Fujitsu Semiconductor announced that it has developed the world's first technology to produce chips with embedded flash memory on logic circuits fabricated using deeply depleted channel (DDCTM) technology, with the 55nm process at the company's Mie Plant. This makes it possible to consolidate DDC—for low-power operation in a conventional CMOS design—with flash memory, which is non-volatile memory, on a single chip, opening up new possibilities for a wide range of applications, such as the Internet of things. Details of this development will be presented at the IEEE International Electronic Device Meeting (IEDM) 2013, opening December 9 in Washington, DC.
As the Internet of things—in which many kinds of devices are connected to each other via the Internet—becomes more common, there is likely to be a growing demand for devices such as LSIs with built-in sensors for use in wireless sensor networks. For applications such as these, in addition to the necessary characteristics of low-voltage operation and low power consumption, there is demand for device equipped with non-volatile memory, which does not require power for storing sensor data.
Fujitsu Semiconductor licensed technology from SuVolta, Inc., and then worked on co-developing the world's first practical implementation of low-power DDC technology. Production of these chips has already begun at Fujitsu Semiconductor's Mie Plant. Fujitsu Semiconductor has developed a fabrication technology that makes it possible to consolidate DDC transistors on the same chip with floating-gate tunnel oxide (FLOTOX) flash memory.
In FLOTOX flash memory (Figure 1), inserting electrons into a floating gate (program), and extracting electrons from it (erase), are used to represent the 0s and 1s of data. When inserted electrons leak out of the floating gate, it becomes impossible to store data correctly. Indeed, the "single bit charge loss" (SBCL) that can occur after repeated program/erase cycles is the greatest challenge when using this design. It had been thought that steps such as "STI corner rounding" and "tunnel oxide formation" used in FLOTOX fabrication need to be processed at high temperatures (approximately 1,000°C) in order to avoid this failure.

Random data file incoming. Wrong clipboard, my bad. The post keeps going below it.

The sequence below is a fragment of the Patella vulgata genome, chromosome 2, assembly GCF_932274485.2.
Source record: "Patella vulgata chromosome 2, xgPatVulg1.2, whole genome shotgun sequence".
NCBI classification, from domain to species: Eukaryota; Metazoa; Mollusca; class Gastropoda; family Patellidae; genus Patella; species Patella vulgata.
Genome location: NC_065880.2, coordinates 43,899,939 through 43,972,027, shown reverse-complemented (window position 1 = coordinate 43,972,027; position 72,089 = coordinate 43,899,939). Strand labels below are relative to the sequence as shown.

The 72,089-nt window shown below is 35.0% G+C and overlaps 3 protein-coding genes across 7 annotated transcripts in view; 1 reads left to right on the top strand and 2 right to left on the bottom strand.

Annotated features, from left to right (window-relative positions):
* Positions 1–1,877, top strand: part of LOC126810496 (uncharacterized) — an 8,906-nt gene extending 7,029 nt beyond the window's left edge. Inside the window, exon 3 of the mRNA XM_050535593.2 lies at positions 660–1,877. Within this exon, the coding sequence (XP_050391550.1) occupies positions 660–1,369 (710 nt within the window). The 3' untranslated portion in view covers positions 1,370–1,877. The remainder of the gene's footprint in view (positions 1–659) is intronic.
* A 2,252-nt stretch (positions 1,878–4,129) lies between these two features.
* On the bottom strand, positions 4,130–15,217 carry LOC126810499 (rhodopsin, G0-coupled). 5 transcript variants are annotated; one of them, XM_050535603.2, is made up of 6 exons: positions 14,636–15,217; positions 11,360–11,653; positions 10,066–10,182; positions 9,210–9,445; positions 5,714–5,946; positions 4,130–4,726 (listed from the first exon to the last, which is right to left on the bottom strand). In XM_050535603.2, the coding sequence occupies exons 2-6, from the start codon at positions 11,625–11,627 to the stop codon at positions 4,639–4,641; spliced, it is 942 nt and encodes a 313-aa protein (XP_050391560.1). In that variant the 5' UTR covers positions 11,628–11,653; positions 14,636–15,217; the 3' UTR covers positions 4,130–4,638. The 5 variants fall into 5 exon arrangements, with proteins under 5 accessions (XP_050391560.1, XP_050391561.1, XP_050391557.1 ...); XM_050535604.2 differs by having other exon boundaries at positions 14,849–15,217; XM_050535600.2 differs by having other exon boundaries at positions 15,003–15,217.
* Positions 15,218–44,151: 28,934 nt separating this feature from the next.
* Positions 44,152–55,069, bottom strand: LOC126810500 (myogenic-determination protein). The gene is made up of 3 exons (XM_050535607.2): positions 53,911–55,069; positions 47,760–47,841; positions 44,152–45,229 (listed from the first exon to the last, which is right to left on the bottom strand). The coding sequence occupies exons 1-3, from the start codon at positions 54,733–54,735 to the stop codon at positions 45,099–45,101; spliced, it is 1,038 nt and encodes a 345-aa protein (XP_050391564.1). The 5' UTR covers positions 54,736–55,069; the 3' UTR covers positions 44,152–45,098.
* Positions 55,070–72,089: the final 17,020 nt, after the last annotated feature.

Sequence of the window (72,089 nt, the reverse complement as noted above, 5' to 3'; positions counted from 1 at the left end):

DDC transistors (Figure 2), however, are characterized by the formation of the depleted layer, where dopants are held to very low density, underneath the gate electrode. The use of high-temperature processes is incompatible with the formation and retention of this kind of layer.
Fujitsu Semiconductor's development team focused on forming FLOTOX using only low-temperature processes. They conducted a complete review, paying close attention to each process along the way, and found that adjustments that would optimize the dopant density distribution in the channel region and source/drain electrodes would result in process conditions that can form FLOTOX structures, while maintaining the characteristics that DDC transistors require. Test chips produced with these new parameters were confirmed to have good initial characteristics for flash-memory operation and to be free from SBCL failures after repeated program/erase cycles, demonstrating that it is free from reliability problems.
Furthermore, in the course of this optimization work, it was found that the mechanism that produces SBCL is not current stress on the tunnel oxide film, as previously believed, but is dictated by hot hole injection near drains. This new understanding is likely to contribute to further process optimizations in the future.
Fujitsu Semiconductor looks forward to continuing to develop process technologies that strike an ideal balance between functionality, performance, and cost, and to contribute to higher added value in customer products.
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